Above - Clothing exhibit for parents' day - 1914.
Below - School shop and sewing class - 1911.
Both in the original Hopedale High School.
August 1, 2017
Home Ec and Shop
Hopedale in July
G&U Railroad Caboose at Cape Cod
The Stimpsons, The Grillos, and 18 Dutcher Street
Hopedale Women's History Project
Recent additions to existing articles on hope1842.com include: Boston Celtics at the Draper Gym (Locker
room photos including Bob Cousy and Bill Russell.) Landfill Cap Project (Milford News article - "Board
Accepts Freedom Street Land.") Inventors of Hopedale (A list from 1904 of about 150 patent holders for the
Northrop loom.) Deaths
Twenty-five years ago - August 1992 - President Bush urges the United Nations to approve a military
intervention in Bosnia and Hercegovina.
Canada, Mexico, and the United States announce that a deal has been reached on the North American Free
Trade Agreement; the deal will be formally signed on December 17, 1992.
Events at Ruby Ridge, Idaho, are sparked by a Federal Marshal surveillance team, resulting in the death of a
Marshal, Sam Weaver and his dog and the next day the wounding of Randy Weaver, the death of his wife Vicki
and the wounding of Kevin Harris.
Hurricane Andrew hits south Florida and dissipates over the Tennessee valley when it merges with a storm
system; 23 are killed.
Fifty years ago - August 1967 - Vietnam War – Operation Cochise: United States Marines begin a new
operation in the Que Son Valley.
American Nazi Party leader George Lincoln Rockwell is assassinated in Arlington, Virginia.
The final episode of The Fugitive airs on ABC. The broadcast attracts 78 million viewers, one of the largest
audiences for a single episode in U.S. television history.
Thurgood Marshall is confirmed as the first African American Justice of the United States Supreme Court.
News items above are from Wikipedia. Hopedale news from 25 and 50 years ago (Milford Daily News) and
100 years ago ( Milford Gazette) can be seen below this text box.
Wood Shop and Home Economics
was at the Dutcher Street School, half of the class would report to the high school one day a week, and the
other half would go there on another day. The boys would have wood shop and the girls would have home ec.
As I recall, we'd all have those classes through our first two years of high school, and some would continue with
them through the senior year. Boys would also take mechanical drawing in the freshman year. As I type these
words I'm benefited by my half-year high school typing class with Miss Fanning, and I'm doing it on a
computer that's sitting on a table I made in the school shop in 1956. The report below is from 1922, in the days
of the original Hopedale High School on Hopedale Street.
The course in Domestic Science should be a course in Home Keeping and should be required of every girl
whatever her station in life or plans for the future may be.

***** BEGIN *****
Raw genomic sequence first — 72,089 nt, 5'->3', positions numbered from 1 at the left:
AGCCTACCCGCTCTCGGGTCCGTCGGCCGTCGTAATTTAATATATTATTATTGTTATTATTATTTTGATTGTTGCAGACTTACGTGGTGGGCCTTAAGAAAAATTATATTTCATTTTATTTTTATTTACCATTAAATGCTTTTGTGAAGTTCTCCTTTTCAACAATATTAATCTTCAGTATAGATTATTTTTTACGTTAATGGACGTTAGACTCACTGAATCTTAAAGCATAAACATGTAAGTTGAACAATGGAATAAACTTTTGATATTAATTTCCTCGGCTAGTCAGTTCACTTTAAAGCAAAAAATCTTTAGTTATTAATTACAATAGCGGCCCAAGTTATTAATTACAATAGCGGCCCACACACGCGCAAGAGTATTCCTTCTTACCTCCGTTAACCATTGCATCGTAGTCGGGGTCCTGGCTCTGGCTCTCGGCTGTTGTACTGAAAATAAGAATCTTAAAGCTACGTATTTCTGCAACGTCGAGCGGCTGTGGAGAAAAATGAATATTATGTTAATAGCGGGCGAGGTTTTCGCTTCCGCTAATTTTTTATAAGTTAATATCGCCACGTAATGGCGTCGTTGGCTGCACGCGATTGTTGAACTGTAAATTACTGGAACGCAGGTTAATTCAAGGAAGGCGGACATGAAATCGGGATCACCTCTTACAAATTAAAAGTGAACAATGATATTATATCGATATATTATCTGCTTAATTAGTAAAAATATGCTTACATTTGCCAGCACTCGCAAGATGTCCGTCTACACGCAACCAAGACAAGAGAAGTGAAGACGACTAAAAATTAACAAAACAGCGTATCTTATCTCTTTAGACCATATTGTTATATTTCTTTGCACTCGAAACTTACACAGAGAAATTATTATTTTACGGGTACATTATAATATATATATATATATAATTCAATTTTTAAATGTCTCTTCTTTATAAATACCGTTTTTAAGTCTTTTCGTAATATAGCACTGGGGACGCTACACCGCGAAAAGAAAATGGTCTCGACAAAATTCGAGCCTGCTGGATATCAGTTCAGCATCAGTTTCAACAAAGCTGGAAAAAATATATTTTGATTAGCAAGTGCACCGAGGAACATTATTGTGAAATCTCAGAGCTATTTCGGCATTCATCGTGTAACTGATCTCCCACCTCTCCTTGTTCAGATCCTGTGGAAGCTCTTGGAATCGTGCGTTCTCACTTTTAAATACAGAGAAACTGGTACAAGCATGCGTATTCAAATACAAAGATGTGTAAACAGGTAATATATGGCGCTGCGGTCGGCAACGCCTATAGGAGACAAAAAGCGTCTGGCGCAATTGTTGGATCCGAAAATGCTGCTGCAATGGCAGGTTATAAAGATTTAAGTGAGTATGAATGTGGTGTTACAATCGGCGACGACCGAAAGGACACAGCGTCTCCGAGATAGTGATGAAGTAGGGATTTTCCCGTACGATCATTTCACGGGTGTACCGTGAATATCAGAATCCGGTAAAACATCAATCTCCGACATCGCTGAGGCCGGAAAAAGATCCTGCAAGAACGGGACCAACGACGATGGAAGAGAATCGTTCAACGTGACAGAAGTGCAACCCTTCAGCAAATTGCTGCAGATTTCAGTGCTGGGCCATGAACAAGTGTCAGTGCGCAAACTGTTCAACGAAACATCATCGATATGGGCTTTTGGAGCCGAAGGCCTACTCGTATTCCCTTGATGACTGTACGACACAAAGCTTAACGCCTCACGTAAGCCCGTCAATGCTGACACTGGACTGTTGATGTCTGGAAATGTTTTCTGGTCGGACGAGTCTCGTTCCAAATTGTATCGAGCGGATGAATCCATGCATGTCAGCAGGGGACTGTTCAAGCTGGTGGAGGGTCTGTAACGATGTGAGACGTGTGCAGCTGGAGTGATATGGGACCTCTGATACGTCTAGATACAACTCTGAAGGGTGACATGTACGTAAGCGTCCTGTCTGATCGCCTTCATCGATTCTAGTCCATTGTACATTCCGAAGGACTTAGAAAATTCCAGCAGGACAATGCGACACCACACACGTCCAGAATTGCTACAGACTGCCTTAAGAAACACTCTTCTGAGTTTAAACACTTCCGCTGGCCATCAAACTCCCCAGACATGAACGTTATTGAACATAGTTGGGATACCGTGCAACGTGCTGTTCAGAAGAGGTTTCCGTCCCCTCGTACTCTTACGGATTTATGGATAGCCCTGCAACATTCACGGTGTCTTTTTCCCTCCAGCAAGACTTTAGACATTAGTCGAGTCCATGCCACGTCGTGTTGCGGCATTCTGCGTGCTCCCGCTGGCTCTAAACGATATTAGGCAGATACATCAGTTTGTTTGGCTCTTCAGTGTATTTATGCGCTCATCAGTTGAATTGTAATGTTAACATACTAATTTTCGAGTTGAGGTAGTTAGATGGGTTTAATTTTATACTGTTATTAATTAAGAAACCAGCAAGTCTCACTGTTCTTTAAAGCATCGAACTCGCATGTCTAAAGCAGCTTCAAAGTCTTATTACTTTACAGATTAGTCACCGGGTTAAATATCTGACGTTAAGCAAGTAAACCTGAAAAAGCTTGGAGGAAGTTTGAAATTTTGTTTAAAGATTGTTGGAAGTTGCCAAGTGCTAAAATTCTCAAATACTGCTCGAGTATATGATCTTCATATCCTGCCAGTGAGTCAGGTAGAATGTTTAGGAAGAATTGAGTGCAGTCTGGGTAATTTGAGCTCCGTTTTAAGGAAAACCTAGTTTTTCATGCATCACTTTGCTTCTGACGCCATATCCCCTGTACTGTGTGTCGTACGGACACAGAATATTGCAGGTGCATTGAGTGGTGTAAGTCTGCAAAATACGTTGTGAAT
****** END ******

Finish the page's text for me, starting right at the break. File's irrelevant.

The course in cooking ought to be such as to teach how to select and prepare the most healthful meals at the
most economical cost. Economy must be practiced in most homes and should be in all. A course in cooking
which does not emphasize the health value of foods and discourage extravagance is injurious rather than
helpful. Our aim is to give the better instruction.
Knowing how to sew and cook is a small part of the art of Home Keeping. To know what are healthful foods,
how to make a menu of balanced nutriment values, and to know the economics of buying and using home
necessities, and how to make a home attractive are all needed for home life.
A general course in household arts is given the girls of one class in the high school, but since it has but two
periods instead of five per week, not as much can be done as should be.
Our seventh and eighth grades are becoming so large that the instructor of this department feels that a
provision for more periods for the cooking classes must be made next year.
The sophomore girls at the end of their course in planning and serving meals served a luncheon to the
school committee which proved to be a successful and enjoyable event.
Those who complete the course in Mechanical Drawing gain a good practical knowledge in that subject. Just
how much benefit those who take the work for a short time receive, we are not certain. This instruction should
give training in observation, accuracy and imagination which will carry over to other uses. If such instruction
cannot be gained in the short time the work is taken, it can be of little value. The advanced instruction in
Mechanical Drawing is limited to those who desire it and will complete the work given.
The work in Manual Training gives instruction in the use of carpenter's tools and in the making and fitting of
joints, etc. Some knowledge in reading and working from drawn plans is gained. In these lines our boys are
receiving good training and are enjoying the work. Carroll H. Drown, Superintendent of Schools, 1922
Ezine Menu HOME
The original Hopedale High School, where
the article on this page took place.
Hopedale News - August 1992
Hopedale News - August 1967
Hopedale News - August 1917
Click here to see the walking tour.
Above - First school shop project, done in eighth grade.
Right - Cranberry scoop magazine rack done a year or